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Tech's Young Turks Are Back

As Internet companies and the economy in general rebound, so has the college-age entrepreneur—but it's a tougher road today

Slide Show >>

Matt Pauker and Rishi Kacker graduated from high school in 1999 and had their sights set on one place: Stanford University. The Internet bubble was in full swing. Startups dotted the Stanford campus, while venture capitalists threw millions at anyone with a new Internet idea. And Pauker and Kacker were ready to dive into the action (see BW Online, 10/28/05, "The Startup Bug Strikes Earlier").

Only problem: They were a few years too late. Soon after they started school, the bubble burst, and Silicon Valley VCs reverted to safe companies with defensible technology. More damning for the young Turks, the VCs wanted gray hairs, or so-called serial entrepreneurs who had run companies before and delivered solid returns.


But like other would-be startup artists on campuses around the country, the two Stanford engineering students managed to find a way, and their company, Voltage Securities, now boasts 75 employees, 130 business customers, and big-name investors.

As Internet companies and the economy in general have come back to life, so has the college-age entrepreneur. And while the bar is higher than it might have been in the bubble, investors are again starting to take notice of the good ones, like Pauker and Kacker (see BW Online slide show, 10/28/05, "Entrepreneurs: Cream of the Young Crop").

Without having ever held down a real job -- not even paper routes -- the two entered the Voltage idea in a Stanford business plan competition. One of the judges, Ken Gullicksen of Morgenthaler Ventures, wrote on their form: "Come and meet with me as soon as possible." They won the competition, and Gullicksen and others provided funding.


But having watched the ugly bubble aftermath, not all of today's young entrepreneurs are interested in the classical venture capital-backed startup route. Consider David Hauser and Siamak Taghaddos of GotVMail in Newton, Mass.

Between the two of them, they're on their fourth company. One of Hauser's previous ventures was ReturnPath, an e-mail management company, which has raised four rounds of venture capital and acquired several other smaller companies. He's no longer involved and says he learned harsh lessons about taking other people's money.

"I would [raise money] if it was required," he says. "It can be helpful, but it can also be a detriment." Students today are wary and realistic, says Megan Mitchell, associate director of Wharton's entrepreneurial programs. "They know this isn't five years ago."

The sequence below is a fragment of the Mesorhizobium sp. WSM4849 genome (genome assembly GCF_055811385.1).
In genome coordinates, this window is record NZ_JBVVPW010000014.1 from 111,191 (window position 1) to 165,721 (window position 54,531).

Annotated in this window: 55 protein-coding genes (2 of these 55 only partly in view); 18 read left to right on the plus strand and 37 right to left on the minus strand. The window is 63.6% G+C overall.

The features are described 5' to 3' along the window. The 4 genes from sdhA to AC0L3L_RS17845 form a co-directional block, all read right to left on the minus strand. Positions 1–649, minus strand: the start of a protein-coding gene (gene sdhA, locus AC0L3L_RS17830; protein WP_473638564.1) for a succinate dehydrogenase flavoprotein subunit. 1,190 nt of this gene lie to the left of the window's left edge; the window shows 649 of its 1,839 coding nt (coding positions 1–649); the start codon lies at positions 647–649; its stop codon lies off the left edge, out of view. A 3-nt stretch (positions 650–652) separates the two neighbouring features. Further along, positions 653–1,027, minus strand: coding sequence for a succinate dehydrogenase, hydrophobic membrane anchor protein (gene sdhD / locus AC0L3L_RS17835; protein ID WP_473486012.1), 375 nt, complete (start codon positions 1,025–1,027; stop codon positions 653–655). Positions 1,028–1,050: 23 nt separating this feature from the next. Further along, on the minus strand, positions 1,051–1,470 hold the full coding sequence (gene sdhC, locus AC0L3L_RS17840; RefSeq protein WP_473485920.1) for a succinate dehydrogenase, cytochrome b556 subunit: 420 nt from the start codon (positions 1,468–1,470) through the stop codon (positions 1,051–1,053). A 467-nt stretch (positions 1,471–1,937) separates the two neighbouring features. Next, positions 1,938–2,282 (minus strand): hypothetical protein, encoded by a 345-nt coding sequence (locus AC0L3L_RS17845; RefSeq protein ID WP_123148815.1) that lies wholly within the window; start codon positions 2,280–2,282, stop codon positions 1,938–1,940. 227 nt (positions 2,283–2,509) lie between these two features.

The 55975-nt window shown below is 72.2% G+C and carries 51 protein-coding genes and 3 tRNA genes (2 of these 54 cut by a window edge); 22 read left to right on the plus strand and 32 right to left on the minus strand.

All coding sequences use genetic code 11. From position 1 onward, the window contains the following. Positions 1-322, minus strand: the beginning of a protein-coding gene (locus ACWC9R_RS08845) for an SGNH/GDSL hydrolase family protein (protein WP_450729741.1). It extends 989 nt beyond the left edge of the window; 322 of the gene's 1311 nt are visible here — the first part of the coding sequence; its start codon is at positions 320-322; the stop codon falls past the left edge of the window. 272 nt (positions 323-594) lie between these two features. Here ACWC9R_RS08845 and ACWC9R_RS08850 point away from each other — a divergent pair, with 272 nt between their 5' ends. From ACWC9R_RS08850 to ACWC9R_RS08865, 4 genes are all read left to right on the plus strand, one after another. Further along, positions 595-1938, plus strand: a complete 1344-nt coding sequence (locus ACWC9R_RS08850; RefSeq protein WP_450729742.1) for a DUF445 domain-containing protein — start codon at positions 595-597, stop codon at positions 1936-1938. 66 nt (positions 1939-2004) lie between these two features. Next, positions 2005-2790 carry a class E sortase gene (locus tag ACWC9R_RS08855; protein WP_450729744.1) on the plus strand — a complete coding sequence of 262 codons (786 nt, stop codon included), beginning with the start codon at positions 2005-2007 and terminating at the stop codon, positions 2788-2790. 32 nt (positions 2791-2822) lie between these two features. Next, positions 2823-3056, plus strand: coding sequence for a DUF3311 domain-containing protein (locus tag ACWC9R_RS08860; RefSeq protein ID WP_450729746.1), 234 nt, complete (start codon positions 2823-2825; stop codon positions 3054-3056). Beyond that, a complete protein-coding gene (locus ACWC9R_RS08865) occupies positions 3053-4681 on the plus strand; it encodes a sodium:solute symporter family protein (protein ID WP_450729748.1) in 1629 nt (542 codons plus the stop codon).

And thanks to the Internet and free open-source software, launching a small tech company is cheaper than ever. Ryan Hudson started YouShoot with no outside investment. It rents out digital cameras for weddings -- instead of the normal disposable cameras that couples put on tables to see their wedding through the eyes of their guests. Not exactly a high-tech business by Silicon Valley terms, but the Web has been invaluable in getting new customers and posting the photos after the event.

Equally important, the Web allows a kid in a dorm room with decent HTML skills to look like a multinational corporation. "It's 100 times cheaper to start a company today," Hudson says. "You could do it for $1,000 including all the government filing. Beyond that, it's just what you want to spend on marketing."

Even those who are taking money are doing it with their eyes wide open. When Mark Zuckerberg started college networking site out of his Harvard dorm room, he was just concerned about selling enough ads to pay for the $85 a month it cost to run the site.


That summer he went out to Silicon Valley to meet with some VCs, and the 20-year-old couldn't even share a drink with them. But he was savvy enough to negotiate favorable terms, including his ability to retain control of the company as long as he wanted. "I didn't really want or need venture money, and they wanted to invest," he says.

Of course, not all investors are that hungry to fund college kids with smart ideas. Ironically, some of the harshest critics are those who were young entrepreneurs themselves.

Jeff Bussgang, of IDG Ventures, co-founded dot-com Upromise in his 20s. It was funded by valley heavyweight Kleiner, Perkins, Caufield & Byers, among others. He cringes when he thinks about all the errors he perpetrated. "I blew so much money and hired so many bad people, it's embarrassing," he says.


Rory O'Driscoll of BA Venture Partners had a similar experience trying to start a manufacturing company in England in his early 20s. "I look back in horror at every mistake I made," he says.

Both investors admit there are exceptions -- chief among them industry luminaries like Bill Gates and Michael Dell, not to mention Google (GOOG) founders Sergey Brin and Larry Page. But young tech entrepreneurs have to have at least two things going for them.

The first is starting a company in a sector so new and emerging that youth is an advantage. "There's a trade-off of youth and getting it, and the value of gray hair and knowing how to do it," O'Driscoll says.


The second is knowing what you know and what you don't know, and getting help. And some VCs say younger entrepreneurs are better at that than others. For example, neither Pauker and Kacker is the CEO of Voltage, instead focusing on product development. Several young entrepreneurs polled by BusinessWeek Online say their biggest lesson learned was just that: Surround yourself with people smarter than you.

But what they may lack in sales and management experience, these young entrepreneurs make up in passion, ideas, and boundless enthusiasm. It may not be as easy as it once was, but even the skeptics expect more Microsofts (MSFT) and Googles to emerge from dorm rooms around the country.


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